Full Metal Jacket (1987): A Kubrick Masterpiece Exploring the Trauma of War

Full Metal Jacket Poster

    Stanley Kubrick is one of my favorite directors and this film really highlights why. I haven’t seen a better film explore the trauma that can come from war so in depth as this film does where the characters are fully realized flawed human beings and each choice has consequences that echo through the film. This film is a masterpiece and before I get into the details of what makes it so great, it is well worth checking out.

     The film was directed, produced and written by Stanley Kubrick with the other writers being Michael Herr and Gustav Hasford. The film is also based off the story “The Short-Timers” by Gustav Hasford.

    The story is told from the perspective of Private Joker. From his time in boot camp to being a military reporter in Vietnam and all the trauma and trials that unfold in both locations where he is.

The Pros: The Soundtrack – The soundtrack is powerful and some great rock songs were chosen to contrast some really terrible scenes. This rather than making scenes light lends power and irony to the images on the screen. Abigail Mead did a great job.

The Cinematography – The cinematography is stunning as we get some gruesome closeups of when characters are shot (showing just how horrifying this loss of life is) as well as the mystery of being under fire and losing friends, as we get at the end of the film. Douglas Milsome did a great job.

The Writing – The writing is amazing! I think the fact that Kubrick wrote the screenplay with Hasford, who wrote the original story is part of what makes it so good. It is a collaboration as each clearly had input in how the book went to screen. After this film I can’t wait to read the book.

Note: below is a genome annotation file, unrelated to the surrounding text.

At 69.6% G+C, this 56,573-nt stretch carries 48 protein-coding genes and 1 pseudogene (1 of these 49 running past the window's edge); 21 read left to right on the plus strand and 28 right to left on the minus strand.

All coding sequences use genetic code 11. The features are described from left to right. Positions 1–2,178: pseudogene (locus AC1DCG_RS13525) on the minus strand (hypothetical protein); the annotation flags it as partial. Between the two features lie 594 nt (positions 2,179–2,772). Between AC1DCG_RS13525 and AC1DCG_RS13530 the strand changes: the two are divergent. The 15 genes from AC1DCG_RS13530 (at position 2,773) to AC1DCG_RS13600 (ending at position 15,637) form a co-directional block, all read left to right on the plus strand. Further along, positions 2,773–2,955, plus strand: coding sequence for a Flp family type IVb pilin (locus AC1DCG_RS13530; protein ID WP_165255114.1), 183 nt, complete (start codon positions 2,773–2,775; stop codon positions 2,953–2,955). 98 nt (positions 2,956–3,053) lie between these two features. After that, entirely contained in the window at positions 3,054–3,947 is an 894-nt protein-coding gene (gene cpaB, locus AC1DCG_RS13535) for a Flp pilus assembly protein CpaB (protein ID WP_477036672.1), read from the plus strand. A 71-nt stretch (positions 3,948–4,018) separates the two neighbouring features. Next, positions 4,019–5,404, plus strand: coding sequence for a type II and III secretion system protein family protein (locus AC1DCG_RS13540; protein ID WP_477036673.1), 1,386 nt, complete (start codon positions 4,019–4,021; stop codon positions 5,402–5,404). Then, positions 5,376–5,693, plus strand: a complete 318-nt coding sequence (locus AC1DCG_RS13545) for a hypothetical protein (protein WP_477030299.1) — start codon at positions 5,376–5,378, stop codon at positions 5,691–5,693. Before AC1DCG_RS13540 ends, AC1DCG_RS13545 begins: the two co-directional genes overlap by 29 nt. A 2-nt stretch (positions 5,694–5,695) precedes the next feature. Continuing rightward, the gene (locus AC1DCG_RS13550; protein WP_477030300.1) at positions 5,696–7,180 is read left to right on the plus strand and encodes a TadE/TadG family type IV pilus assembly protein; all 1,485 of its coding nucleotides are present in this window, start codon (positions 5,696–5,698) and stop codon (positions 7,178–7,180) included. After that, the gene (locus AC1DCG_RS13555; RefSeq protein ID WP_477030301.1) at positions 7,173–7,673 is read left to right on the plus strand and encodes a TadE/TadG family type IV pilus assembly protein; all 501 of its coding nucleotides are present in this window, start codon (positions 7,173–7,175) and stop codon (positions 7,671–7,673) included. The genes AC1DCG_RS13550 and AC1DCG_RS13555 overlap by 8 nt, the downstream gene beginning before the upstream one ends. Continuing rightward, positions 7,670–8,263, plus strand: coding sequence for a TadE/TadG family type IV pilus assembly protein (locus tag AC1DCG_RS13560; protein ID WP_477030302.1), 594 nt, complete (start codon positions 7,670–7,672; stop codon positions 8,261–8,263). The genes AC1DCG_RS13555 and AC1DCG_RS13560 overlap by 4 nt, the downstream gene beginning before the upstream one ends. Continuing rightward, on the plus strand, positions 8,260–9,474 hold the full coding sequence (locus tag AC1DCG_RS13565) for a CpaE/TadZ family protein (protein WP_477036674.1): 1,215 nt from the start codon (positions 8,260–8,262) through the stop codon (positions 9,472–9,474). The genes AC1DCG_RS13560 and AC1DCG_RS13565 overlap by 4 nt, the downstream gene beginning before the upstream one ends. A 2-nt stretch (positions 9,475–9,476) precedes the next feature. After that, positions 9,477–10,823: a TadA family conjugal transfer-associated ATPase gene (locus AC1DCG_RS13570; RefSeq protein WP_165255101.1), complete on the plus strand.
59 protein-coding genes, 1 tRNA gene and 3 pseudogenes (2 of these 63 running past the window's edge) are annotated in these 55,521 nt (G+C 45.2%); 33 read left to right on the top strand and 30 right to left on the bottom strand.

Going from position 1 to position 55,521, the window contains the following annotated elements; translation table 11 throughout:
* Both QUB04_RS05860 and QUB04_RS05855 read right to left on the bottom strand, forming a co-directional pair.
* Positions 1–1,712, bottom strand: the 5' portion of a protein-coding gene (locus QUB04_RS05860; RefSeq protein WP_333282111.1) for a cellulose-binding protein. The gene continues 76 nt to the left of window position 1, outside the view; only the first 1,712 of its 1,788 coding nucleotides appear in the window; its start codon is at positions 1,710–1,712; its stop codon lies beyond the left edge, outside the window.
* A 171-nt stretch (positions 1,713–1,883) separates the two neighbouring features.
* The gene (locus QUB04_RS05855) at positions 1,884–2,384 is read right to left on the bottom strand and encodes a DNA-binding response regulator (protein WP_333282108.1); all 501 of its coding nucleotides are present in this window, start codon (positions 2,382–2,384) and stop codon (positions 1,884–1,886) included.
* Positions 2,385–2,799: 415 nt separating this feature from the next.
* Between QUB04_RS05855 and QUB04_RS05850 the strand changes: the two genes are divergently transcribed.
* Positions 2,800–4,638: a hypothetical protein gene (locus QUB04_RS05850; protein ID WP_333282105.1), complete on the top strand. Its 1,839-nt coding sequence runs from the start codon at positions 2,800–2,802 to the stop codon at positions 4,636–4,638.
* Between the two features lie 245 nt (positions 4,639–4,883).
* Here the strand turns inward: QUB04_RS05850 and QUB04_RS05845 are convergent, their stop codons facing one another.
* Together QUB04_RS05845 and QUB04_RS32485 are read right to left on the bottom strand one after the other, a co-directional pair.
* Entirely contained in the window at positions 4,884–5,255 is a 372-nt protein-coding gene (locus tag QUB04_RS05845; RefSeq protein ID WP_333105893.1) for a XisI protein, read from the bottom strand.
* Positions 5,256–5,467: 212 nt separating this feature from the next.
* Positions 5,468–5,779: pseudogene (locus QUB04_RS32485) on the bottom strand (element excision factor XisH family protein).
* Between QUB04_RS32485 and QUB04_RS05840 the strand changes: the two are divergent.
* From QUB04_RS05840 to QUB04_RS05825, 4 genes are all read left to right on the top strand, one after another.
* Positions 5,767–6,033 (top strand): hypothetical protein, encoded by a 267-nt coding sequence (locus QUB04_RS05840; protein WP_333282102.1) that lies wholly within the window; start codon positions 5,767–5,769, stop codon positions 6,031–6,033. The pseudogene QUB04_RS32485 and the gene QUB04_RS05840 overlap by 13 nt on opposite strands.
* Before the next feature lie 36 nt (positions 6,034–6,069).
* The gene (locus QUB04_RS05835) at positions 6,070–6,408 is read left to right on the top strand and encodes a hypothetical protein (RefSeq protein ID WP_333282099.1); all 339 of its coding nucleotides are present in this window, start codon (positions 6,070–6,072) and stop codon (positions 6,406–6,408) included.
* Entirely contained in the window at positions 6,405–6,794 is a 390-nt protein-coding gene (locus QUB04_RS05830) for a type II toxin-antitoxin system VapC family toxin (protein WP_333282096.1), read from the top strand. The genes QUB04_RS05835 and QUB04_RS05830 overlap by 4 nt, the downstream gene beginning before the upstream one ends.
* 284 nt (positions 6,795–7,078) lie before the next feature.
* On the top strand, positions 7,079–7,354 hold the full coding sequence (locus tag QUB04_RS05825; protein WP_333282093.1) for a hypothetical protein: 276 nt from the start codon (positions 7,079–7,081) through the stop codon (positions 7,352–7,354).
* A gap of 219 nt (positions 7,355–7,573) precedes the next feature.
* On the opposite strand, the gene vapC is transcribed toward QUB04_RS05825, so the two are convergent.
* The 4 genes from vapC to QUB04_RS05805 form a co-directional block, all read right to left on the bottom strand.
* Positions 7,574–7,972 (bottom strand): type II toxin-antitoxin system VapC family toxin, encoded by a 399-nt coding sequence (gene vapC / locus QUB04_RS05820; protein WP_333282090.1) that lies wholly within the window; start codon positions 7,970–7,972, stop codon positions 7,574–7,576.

The Characters – The characters are what drive the story as in in them we see the worst of humanity. From a gunner shooting running civilians and keeping track of all the people he kills for sport, to the Sergeant dehumanizing Pyle and later the other trainees doing the same…the world is shown in all it’s cruelty and just how bad people can be.

Eightball – Eightball is a side character who gets along well with the hot head Animal Mother. He’s a character who see isn’t afraid to talk down about himself or up as at one point he shows his dick to a Vietnamese prostitute (and the platoon) to show it is not too big. He ends up being used as bate by a sniper once he gets shot which pulls us into the final action of the film. Dorian Harewood does a good job.

Gomer Pyle – Pyle is the big guy who gets bullied in boot camp by the Sergeant and later his fellow trainees to the point that he snaps at the end. The guy we see is an awkward sensitive guy who loses his mind and starts talking to his gun and finally killing Hartman and himself. his story is the first tragedy we get as even though he made it into the army he lost himself completely in the process. Vincent D’Onofrio does an amazing job in this role.

Cowboy – Cowboy is the squad commander who seems to be in over his head. He does the best he can but you see he is just as young as all of them and powerless as his call for tank doesn’t go anywhere and it takes Animal Mother taking action for any actions to be resolved.

Animal Mother – Adam Baldwin (Jayne from “Firefly”) is great in this as the racist soldier full of bloodlust who just doesn’t care anymore. He reminds me a lot of The Comedian from “Watchmen,” as he is a nihilist who knows how stupid the situation he is in is so is only after pleasure and power. Though he does have some semblance of honor as he is the one who tries to rescue Eightball and the Medic showing that there is more to his character even though he has become so broken from everything.

Sergeant Hartman – Hartman is a bully and does a good job of turning the recruits into soldiers. He mocks everyone and is strict and goes to greater and greater lengths to turn all of them into soldiers, even if it means loss of humanity as it does for Pyle. He dies in the end though as the first thing Pyle does when he goes insane is to shoot him. R. Lee Ermey created and unforgettable character in this role and pretty much got typcast after this. He does the strict, no-nonsense military guy really well.